Southern California is home to people and plants from around the world. Plants from far away lands have been introduced in California and have become so common that many people believe that most ornamental plants are native.
Examples of introduced species include Eucalyptus trees from Australia, ice plant from Africa, and bougainvillea from Brazil. These plants (and many others) are seen commonly in home and commercial landscapes in Southern California.
Invasive ice plant surrounds a native Coast Live Oak, robbing it of rainfall. (Elizabeth Wallace)
What is a California native plant and why should we care?
Scientists tell us that plants that are native to our community provide a richer abundance of life than plants introduced from other countries. Local pollinators like bumblebees and monarch butterflies rely on specific local plants to survive.
Western Monarch caterpillars feeding on native narrow-leaf milkweed. Photo by Cynthia Grilli.
Pictured above is a narrow-leaf milkweed (Asclepias fascicularis) loaded with Western Monarch caterpillars. The narrow-leaf milkweed grows in the wild lands of Southern California.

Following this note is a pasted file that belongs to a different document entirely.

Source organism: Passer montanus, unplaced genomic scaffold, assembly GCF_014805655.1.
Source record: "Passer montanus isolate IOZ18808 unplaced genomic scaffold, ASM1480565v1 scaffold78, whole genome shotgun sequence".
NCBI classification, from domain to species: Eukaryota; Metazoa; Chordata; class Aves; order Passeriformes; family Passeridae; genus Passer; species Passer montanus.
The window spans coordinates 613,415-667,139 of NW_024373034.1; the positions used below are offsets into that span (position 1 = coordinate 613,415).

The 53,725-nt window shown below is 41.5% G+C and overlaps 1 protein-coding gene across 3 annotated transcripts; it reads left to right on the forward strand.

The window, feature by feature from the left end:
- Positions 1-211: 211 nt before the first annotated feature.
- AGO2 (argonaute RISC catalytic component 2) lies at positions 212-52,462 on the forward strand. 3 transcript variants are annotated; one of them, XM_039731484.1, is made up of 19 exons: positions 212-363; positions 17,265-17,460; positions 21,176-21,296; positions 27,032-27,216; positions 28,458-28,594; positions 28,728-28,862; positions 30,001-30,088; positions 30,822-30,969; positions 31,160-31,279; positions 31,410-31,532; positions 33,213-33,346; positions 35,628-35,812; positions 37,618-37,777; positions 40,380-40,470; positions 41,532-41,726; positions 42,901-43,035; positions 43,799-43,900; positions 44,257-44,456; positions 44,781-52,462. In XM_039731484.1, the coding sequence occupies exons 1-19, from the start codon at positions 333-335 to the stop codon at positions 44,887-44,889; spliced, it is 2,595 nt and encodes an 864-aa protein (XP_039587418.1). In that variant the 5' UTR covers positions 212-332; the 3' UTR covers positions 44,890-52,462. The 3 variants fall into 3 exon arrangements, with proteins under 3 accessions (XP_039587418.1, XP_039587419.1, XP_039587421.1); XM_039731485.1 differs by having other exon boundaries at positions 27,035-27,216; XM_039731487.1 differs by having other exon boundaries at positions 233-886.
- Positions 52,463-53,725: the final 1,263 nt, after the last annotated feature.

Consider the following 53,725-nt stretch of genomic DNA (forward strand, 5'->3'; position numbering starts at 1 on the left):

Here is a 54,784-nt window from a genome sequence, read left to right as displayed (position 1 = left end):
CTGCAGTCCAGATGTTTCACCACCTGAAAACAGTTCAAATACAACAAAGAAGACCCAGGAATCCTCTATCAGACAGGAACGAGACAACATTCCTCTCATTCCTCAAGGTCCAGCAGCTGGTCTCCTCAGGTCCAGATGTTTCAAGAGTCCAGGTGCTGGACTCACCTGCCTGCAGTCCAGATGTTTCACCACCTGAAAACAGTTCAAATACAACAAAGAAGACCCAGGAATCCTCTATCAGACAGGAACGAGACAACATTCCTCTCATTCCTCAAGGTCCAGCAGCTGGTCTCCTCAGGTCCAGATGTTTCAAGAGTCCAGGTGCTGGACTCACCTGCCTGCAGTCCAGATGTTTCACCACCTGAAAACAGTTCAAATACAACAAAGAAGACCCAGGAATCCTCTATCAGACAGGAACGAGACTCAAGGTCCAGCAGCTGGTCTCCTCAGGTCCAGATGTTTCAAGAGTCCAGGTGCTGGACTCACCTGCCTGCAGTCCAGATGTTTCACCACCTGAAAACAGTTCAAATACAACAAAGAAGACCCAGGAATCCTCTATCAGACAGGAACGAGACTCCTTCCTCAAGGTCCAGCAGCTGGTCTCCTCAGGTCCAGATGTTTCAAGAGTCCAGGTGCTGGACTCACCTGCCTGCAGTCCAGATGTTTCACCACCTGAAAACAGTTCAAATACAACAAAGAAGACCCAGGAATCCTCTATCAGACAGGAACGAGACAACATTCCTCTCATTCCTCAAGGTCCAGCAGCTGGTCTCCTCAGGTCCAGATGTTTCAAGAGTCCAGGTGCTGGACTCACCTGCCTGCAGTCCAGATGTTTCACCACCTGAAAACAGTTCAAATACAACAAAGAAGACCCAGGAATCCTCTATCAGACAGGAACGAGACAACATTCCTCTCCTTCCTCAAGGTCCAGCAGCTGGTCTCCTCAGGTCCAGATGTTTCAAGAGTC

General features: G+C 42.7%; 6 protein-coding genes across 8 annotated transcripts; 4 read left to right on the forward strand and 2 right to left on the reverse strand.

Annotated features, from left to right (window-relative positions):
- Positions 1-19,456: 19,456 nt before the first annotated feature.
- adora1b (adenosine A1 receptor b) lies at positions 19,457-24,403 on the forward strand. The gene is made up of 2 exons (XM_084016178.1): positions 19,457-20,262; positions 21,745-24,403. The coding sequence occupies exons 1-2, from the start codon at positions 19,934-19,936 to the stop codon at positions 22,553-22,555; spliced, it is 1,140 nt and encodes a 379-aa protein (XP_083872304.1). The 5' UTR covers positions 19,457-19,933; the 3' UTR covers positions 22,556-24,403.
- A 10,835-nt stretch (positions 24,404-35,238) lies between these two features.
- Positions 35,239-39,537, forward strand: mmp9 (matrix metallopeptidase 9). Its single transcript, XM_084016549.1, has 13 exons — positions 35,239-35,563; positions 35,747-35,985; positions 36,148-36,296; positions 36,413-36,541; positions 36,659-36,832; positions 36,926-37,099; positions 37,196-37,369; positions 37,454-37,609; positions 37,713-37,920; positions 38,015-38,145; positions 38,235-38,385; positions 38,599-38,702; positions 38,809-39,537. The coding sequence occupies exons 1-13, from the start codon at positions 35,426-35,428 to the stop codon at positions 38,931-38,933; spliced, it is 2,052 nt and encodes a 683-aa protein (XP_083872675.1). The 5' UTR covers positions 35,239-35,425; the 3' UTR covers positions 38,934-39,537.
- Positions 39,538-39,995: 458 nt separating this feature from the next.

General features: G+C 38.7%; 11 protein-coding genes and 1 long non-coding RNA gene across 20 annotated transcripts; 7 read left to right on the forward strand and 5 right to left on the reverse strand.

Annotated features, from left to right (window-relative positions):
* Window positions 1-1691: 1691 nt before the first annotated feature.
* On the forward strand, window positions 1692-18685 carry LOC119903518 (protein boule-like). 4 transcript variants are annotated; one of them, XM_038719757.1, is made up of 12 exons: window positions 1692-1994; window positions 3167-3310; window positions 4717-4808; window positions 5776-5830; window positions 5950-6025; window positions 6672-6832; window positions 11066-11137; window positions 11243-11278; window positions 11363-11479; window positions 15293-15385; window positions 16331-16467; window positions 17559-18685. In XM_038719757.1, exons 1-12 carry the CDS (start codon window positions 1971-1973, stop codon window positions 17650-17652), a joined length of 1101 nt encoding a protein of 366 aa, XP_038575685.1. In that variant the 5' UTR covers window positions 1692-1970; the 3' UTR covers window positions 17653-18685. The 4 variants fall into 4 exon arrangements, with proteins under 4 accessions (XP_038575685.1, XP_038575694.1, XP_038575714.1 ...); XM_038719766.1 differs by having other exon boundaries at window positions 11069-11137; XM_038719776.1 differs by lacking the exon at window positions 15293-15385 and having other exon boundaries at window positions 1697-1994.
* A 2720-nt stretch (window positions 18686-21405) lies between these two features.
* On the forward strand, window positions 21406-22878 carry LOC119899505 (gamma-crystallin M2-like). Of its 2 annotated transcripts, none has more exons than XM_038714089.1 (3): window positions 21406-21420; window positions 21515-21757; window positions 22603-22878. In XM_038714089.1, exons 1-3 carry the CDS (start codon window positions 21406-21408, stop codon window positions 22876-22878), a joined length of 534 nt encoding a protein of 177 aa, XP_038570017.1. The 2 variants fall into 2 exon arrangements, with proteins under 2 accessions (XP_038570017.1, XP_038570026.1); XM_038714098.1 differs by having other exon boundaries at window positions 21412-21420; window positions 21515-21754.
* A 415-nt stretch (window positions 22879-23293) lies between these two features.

The California Native Plant Society Orange County (OCCNPS) wants to help Californians plant more native plants in their yards and gardens. Even a small corner of your lawn devoted to native plants will help bird and butterfly populations recover and become more abundant.
Vanessa butterfly nectars on a Bees Bliss sage. (Elizabeth Wallace)
Beginning October 5 of this year, OCCNPS will give away one free California Buckwheat plant (while supplies last) to residents living in Orange County. The California buckwheat that OCCNPS is giving away grows wild in Dana Point, California. The Dana Point buckwheat blooms 10 months of the year with creamy white blossoms that turn a russet red in the late fall.
Buckwheat blossoms. Photo by Ron Vanderhoff
Close-up of a Dana Point Buckwheat. Photo by Ron Vanderhoff
One of many clusters of blossoms on California Buckwheat. (R. Vanderhoff)
“If you’ve only space for one native habitat plant, let it be a buckwheat,” said Dr. Constance M. Vadheim of Mother Nature’s Backyard where she included tips on how to grow buckwheat in a home garden, as well as a list of traditional native uses of the plant.
Field of buckwheat in the wild. Photo by Ron Vanderhoff.
Natural open space and parks are not enough to support bird and wildlife populations. Each of us can make a difference by installing California native plants in our yards. OCCNPS will begin distribution of free California buckwheat plants at Acorn Day in O’Neill Park on October 5 from 10 a.m. to 2 p.m. We will map the plants as they head to their new homes. More information to come!
Buckwheat lines the road like summer snowdrifts. Photo by Ron Vanderhoff